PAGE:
Thursday, November 13, 2008

Quick poll about tha damn long book


I have an idea, but if you don't like it, I won't be offended.

Does anyone think we should split this monster of a book into two book club discussions? Discuss, say, pages 1 through 400 at our Christmas book club and then the rest of the tome at the January meeting??

On the upside, it would give us all more time because at this rate, NO ONE is gonna be done by Dec. 10. On the downside, that book will be in our lives for another month.

Let's discuss the pros and cons here. Leave a comment with your vote.

Sunday, November 9, 2008

Who's reading?

Here's proof that I am. I'm now done with the second chapter, which means I've read a little more than 200 pages. I'll reserve my thoughts on what I've read so far for the actual book club meeting. I've decided that I need to read at least 100 pages a week to get through this tome by Dec. 10. So if you haven't started yet, you need to read more than that per week, and it's not exactly a book one sails through!

This posting is also a good test to see if anyone is looking at the new book club blog...

Wednesday, October 22, 2008

"Anna Karenina" it is

Is that cleavage? Knees? Boo-tay? I'm not totally sure. But I am totally sure that "Anna Karenina" is our book club winner. Next meeting: Christmas book club at Bonnie's on Wednesday, Dec. 10.

Monday, October 20, 2008


I mistyped the date for our Christmas book club meeting.

It's WEDNESDAY, DEC. 10 at Bonnie's.

Mark it down.

Voting time

Our October bookclub meeting Sunday at Robin's Bartlett Arboretum was even more Octoberiffic than it usually is. The wind was pretty violent when we first arrived, but Robin -- channeling Frida Kahlo -- managed to build a fire anyhow, and by the time the first dogs were charred, the wind was dying down.

That left us all bathed in gorgeous, glowing amber Autumn light, and we all looked spectacular as we downed our 'dogs, s'mores, cider and various veggie salads. The Arb didn't look too bad, either.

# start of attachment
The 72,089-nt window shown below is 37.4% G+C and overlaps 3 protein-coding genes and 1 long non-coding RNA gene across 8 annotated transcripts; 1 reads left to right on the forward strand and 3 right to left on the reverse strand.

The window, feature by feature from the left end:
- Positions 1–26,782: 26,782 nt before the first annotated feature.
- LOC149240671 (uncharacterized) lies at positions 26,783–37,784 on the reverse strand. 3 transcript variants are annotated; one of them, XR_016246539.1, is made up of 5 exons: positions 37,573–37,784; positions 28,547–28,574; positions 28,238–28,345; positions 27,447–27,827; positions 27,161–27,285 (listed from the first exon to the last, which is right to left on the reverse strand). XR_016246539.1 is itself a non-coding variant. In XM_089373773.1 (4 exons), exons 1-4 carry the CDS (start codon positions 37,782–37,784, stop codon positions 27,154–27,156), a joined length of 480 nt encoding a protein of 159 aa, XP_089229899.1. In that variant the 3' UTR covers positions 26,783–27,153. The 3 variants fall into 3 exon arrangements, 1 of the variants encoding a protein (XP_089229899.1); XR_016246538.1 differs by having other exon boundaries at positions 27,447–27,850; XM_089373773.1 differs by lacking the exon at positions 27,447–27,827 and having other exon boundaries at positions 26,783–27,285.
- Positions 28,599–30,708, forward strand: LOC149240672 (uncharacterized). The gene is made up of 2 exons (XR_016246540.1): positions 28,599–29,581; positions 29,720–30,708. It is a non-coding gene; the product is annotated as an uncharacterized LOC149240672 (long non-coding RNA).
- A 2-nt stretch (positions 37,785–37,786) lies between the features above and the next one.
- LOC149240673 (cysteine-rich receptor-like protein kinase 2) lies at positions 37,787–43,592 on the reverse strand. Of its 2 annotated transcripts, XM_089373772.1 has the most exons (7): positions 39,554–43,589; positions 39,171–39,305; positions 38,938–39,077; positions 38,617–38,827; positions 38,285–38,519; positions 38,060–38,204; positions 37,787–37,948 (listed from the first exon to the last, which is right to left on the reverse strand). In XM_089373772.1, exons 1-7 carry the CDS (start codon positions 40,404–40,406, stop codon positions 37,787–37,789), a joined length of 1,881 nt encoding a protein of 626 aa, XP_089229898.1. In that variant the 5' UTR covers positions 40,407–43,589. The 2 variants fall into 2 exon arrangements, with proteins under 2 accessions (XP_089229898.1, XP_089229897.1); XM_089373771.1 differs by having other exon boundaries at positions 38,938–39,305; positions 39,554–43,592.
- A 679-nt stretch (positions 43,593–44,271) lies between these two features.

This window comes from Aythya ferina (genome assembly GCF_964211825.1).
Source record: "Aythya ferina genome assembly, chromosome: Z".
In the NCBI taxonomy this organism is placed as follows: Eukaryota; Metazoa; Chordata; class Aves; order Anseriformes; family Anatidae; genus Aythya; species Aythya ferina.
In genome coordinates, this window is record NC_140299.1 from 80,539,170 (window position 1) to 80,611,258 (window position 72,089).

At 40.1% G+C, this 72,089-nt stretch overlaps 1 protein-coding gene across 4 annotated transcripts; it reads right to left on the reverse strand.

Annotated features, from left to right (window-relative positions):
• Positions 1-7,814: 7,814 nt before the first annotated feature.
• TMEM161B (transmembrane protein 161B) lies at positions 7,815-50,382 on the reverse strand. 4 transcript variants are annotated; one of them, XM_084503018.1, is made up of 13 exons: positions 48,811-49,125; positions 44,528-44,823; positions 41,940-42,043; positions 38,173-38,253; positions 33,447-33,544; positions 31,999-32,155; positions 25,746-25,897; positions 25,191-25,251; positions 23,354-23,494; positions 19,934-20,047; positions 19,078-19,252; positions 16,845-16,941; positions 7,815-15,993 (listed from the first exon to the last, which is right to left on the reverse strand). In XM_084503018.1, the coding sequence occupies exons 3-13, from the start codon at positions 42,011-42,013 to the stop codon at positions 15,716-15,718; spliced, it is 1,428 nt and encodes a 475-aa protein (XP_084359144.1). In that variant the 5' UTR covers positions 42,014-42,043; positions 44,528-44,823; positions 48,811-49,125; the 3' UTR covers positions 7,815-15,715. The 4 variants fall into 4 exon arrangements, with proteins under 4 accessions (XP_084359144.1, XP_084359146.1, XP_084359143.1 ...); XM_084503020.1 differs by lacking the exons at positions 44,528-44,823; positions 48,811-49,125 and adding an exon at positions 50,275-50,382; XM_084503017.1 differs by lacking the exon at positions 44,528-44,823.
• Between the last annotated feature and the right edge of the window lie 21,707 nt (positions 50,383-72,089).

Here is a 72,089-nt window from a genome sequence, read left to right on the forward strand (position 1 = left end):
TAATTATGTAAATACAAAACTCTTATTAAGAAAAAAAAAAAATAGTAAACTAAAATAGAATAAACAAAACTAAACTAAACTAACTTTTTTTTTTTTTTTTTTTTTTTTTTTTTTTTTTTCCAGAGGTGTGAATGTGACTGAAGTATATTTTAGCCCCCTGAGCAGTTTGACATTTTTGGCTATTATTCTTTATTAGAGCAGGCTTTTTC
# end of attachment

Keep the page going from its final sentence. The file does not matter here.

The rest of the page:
No one was very impressed with "Twilight," though very few of us had actually finished it. The author could have used an editor, the group concurred, or at the very least a remedial course in descriptive writing.

After three bottles of wine, a few cups of rum, a scandalous game of "I Never" and the sharing of a few highs and lows, we caravaned back to Wichita, dreaming of our Christmas book club meeting at Bonnie's, scheduled for Thursday, Dec. 11.

Below are three nominees for next time. Two are Christmas-themed. The other, "Anna Karenina," is cold-weather themed, and we've talked for years about reading it at Christmastime.

Send me you vote a.s.a.p. at

I hope you like this blog. I've got a few things I'm still planning to add to it, including a list of all the books we've ever read and a section to log the titles of books we'd like to read in the future. Let me know if you have any other ideas for it.

And the nominees are:

"Little Women" by Louisa May Alcott

Generations of readers young and old, male and female, have fallen in love with the March sisters of Louisa May Alcott’s most popular and enduring novel, Little Women. Here are talented tomboy and author-to-be Jo, tragically frail Beth, beautiful Meg, and romantic, spoiled Amy, united in their devotion to each other and their struggles to survive in New England during the Civil War. It is no secret that Alcott based Little Women on her own early life. While her father, the freethinking reformer and abolitionist Bronson Alcott, hobnobbed with such eminent male authors as Emerson, Thoreau, and Hawthorne, Louisa supported herself and her sisters with “woman’s work,” including sewing, doing laundry, and acting as a domestic servant. But she soon discovered she could make more money writing. Little Women brought her lasting fame and fortune, and far from being the “girl’s book” her publisher requested, it explores such timeless themes as love and death, war and peace, the conflict between personal ambition and family responsibilities, and the clash of cultures between Europe and America.

"Anna Karenina" by Leo Tolstoy

Anna Karenina tells of the doomed love affair between the sensuous and rebellious Anna and the dashing officer, Count Vronsky. Tragedy unfolds as Anna rejects her passionless marriage and must endure the hypocrisies of society. Set against a vast and richly textured canvas of nineteenth-century Russia, the novel's seven major characters create a dynamic imbalance, playing out the contrasts of city and country life and all the variations on love and family happiness.

"A Christmas Carol" by Charles Dickens

In his "Ghostly little book," Charles Dickens invents the modern concept of Christmas Spirit and offers one of the world’s most adapted and imitated stories. We know Ebenezer Scrooge, Tiny Tim, and the Ghosts of Christmas Past, Present, and Future, not only as fictional characters, but also as icons of the true meaning of Christmas in a world still plagued with avarice and cynicism.

Sunday, October 19, 2008

Welcome to the Book Club Blog

It's a work in progress, and I'm happy to take suggestions. But this is the Spirit Stick Book Club Blog.

I hope to use it to communicate practical info about our meetings, but I hope we also can have some fun with it.

Our meeting at the Arb was much fun. The light was so gorgeous, we all looked amazing, especially our hostess Robin (NOT a Mad Housewife), who amazingly started a camp fire against all odds.

I will create a post tomorrow about our next book. A few of you asked for more time to come up with nominees. Feel free to e-mail them to me at Or post them in the comments here.